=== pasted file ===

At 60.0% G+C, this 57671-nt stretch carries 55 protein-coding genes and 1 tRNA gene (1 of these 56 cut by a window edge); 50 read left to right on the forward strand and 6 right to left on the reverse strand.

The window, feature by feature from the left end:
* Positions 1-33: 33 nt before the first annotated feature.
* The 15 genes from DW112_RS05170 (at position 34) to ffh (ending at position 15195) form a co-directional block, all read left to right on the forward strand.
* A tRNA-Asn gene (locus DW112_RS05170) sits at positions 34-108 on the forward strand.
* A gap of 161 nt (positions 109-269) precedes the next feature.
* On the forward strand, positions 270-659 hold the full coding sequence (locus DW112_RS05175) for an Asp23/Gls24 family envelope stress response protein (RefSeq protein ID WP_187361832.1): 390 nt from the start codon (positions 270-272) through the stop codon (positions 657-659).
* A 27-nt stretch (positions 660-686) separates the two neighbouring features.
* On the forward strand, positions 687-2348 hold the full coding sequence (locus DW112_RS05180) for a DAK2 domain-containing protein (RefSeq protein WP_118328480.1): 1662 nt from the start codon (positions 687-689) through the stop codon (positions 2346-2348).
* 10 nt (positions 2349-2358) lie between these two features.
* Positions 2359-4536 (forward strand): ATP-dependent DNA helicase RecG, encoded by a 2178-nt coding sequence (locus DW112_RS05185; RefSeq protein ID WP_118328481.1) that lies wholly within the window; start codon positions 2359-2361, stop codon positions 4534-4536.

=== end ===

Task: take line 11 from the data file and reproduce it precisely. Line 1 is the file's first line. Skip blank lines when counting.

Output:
* Positions 2359-4536 (forward strand): ATP-dependent DNA helicase RecG, encoded by a 2178-nt coding sequence (locus DW112_RS05185; RefSeq protein ID WP_118328481.1) that lies wholly within the window; start codon positions 2359-2361, stop codon positions 4534-4536.